Finally, a word about Vancouver Granville and the Lead Now controversy: the party with the best chance of defeating the Tories there is the Liberal Party: it leads the NDP by 2 and 16 points in riding polls this month, and models based on aggregate BC numbers also suggest that the Liberals are ahead. Lead Now needs to decide whether it is a strategic voting organization, or an interest group pushing left-wing values. Mixing the two is clumsy and misleading to voters.
How confident are you about 80+ seats for a party polling only 22+%? Doesn't that require unusual concentration? Has it ever happened before that a party in the low twenties got that many seats?
Read my post on probabilities:
Since my projection for the NDP is at 81 seats, I'd say there's a 50-55% chance it'll get more than 80 seats. As I've written many times, this is due to the efficiency of its vote in Québec, where they're projected to win a majority of seats on just 28-29% of the vote.
Not surprised that Leadnow is showing its true colors. I will be very angry if voters are misguided by it, resulting in a Conservative victory. I am already extremely jaded, and this doesn't make things better.
@Gideon, I totally agree especially when I see progressives fighting with each other when we are so close, makes it so difficult to digest. When I hear Elizabeth May stating that she wants people to vote for what they want, and as much as I understand her prerogative on getting votes for her party, I think people like her dont understand how tough it would be for every single progressive to swallow a conservative victory. I just hope progressives remember the past 4 years and until we can change the electoral system, they shouldnt listen to people like her who are looking out only for their own interests rather than interests of progressives. Then, to see Gagnier's email was so inappropriate without winning a mandate. I mean, people like him have made so much money and to jump the gun like that when liberal momentum was so strong, was sad to see.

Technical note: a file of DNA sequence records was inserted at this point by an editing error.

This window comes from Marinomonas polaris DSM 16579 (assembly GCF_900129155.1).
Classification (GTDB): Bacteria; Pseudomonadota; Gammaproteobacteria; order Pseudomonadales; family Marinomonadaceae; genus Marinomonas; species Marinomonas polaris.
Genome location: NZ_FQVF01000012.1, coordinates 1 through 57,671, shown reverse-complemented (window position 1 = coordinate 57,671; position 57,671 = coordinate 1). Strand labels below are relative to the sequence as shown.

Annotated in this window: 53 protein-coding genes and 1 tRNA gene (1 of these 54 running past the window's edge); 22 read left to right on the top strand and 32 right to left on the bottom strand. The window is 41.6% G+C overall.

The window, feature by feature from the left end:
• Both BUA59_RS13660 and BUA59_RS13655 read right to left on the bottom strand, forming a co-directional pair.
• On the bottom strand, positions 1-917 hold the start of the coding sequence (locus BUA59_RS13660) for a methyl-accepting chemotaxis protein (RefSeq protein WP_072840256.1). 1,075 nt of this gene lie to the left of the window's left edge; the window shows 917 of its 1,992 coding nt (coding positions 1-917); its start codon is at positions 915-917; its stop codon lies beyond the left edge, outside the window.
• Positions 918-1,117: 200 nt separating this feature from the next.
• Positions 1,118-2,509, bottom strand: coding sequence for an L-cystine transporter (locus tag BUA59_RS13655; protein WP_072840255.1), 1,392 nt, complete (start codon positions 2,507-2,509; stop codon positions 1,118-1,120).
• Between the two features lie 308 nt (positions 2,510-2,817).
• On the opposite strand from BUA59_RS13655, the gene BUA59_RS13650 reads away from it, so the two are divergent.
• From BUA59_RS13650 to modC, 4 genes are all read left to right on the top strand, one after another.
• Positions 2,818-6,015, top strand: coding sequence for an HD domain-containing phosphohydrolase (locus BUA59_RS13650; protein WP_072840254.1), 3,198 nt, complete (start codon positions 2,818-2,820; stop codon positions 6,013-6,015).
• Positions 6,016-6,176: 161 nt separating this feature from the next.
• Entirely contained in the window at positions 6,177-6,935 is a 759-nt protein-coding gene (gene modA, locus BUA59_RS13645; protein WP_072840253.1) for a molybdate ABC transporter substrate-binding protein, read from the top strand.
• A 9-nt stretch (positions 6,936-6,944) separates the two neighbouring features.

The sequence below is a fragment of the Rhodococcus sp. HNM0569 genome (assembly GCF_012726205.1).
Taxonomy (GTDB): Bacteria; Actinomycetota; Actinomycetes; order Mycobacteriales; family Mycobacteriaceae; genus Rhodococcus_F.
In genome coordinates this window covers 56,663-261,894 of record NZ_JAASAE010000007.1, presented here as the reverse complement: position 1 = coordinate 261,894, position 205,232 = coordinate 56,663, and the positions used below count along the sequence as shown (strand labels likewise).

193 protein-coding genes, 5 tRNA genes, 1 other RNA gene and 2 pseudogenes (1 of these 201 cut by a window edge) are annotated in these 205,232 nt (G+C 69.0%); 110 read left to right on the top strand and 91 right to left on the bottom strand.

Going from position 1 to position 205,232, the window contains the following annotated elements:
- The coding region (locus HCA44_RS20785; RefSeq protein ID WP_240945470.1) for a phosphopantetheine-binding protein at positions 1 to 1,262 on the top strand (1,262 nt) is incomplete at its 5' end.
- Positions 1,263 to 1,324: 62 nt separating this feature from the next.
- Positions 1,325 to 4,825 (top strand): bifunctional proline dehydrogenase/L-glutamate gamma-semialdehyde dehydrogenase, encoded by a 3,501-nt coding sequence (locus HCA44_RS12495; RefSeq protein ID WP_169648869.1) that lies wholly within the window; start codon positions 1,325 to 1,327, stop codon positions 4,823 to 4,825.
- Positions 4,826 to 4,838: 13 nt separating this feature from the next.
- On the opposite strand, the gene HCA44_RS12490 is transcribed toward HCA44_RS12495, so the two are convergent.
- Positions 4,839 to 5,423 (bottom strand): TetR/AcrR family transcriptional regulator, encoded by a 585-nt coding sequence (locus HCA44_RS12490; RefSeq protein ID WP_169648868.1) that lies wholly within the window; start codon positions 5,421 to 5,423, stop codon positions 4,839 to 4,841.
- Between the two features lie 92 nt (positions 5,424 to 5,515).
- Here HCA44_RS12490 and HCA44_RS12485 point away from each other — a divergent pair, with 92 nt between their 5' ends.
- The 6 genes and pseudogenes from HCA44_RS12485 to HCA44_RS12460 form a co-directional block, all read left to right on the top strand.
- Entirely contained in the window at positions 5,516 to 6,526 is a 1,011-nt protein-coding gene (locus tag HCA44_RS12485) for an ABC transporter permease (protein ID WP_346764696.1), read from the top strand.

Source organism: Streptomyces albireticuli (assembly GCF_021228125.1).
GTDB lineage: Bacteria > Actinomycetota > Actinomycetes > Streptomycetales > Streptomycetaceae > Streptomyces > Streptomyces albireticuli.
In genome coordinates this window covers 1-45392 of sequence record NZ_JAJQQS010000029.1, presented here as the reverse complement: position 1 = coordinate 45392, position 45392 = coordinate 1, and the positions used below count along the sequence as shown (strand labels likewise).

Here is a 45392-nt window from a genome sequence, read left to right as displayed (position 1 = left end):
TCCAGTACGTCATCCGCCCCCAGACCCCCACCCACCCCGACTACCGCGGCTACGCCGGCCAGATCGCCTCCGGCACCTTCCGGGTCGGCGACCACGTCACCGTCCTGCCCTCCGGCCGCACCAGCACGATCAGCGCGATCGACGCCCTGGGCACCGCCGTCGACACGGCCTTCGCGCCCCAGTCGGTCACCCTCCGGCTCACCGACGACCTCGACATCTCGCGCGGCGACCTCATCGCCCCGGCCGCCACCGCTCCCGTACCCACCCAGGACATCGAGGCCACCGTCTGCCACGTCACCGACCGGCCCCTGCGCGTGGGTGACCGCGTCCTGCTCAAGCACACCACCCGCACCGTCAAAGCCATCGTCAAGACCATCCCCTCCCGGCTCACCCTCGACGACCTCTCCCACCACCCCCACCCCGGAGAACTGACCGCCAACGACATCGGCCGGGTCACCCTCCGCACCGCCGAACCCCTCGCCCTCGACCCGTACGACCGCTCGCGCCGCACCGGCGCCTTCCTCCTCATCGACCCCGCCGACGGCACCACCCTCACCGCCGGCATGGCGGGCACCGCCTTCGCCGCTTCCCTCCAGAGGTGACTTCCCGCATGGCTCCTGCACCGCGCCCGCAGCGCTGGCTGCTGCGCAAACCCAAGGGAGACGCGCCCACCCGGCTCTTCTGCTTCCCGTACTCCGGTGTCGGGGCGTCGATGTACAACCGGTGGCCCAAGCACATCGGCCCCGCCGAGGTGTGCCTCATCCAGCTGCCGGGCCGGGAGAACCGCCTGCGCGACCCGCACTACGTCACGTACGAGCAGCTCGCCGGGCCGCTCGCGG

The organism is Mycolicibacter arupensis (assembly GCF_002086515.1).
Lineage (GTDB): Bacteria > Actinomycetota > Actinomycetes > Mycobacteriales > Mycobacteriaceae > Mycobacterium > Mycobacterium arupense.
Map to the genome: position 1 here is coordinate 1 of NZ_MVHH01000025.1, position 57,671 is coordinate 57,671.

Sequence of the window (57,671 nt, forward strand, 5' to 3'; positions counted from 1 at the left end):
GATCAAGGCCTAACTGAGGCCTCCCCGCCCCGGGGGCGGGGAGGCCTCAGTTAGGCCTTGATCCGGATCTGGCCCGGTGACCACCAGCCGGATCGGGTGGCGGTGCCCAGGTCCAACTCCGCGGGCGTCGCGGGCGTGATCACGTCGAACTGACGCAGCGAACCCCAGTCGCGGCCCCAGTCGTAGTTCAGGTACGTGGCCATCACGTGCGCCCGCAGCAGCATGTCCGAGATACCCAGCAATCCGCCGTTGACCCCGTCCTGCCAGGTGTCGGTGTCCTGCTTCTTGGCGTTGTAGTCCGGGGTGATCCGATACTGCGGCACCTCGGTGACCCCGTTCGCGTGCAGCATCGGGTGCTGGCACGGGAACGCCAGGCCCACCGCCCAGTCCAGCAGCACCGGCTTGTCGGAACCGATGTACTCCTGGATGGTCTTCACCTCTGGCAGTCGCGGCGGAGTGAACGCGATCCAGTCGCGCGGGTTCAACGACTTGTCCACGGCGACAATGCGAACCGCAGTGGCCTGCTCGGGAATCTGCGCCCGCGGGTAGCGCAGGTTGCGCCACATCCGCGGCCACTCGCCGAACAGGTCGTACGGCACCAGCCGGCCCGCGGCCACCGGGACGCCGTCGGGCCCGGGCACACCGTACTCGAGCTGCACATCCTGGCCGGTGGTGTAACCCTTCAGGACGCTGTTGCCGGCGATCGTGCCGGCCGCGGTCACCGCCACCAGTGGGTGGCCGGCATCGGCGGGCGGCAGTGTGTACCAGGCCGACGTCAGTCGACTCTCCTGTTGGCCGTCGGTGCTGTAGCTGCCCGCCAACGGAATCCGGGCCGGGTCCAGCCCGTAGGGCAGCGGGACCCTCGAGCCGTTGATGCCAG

Yeah, Anonymous, All her comments are filled with remarks about giving the Greens more seats, and the realty is that the Greens wouldn't win more than one seat if strategic voting wasn't a thing. It's not that I don't find climate change the #1 issue of our times (I do). I just cannot waste my vote on the Green Party.
And the Gagnier thing might just halt the Liberal surge and even reverse it. And Mulcair is helping Harper attack Trudeau on this. If the Liberals start trending down tomorrow, I see (and will call it) Harper getting a fourth term.
@Gideon. But part of the reason Mulcair went after Trudeau is because Trudeau is now campaigning to beat Mulcair in his own riding which besides being a waste of resources, was lost focus. I'm sure it was payback for what the NDP was doing earlier in the campaign. For me, the level of pettiness mirrors the kind shown by the conservatives. I understand that they are going all out to win and playing nice doesnt necessarily work, but like you said, my first priority is ensuring a conservative defeat and they can focus on everything later.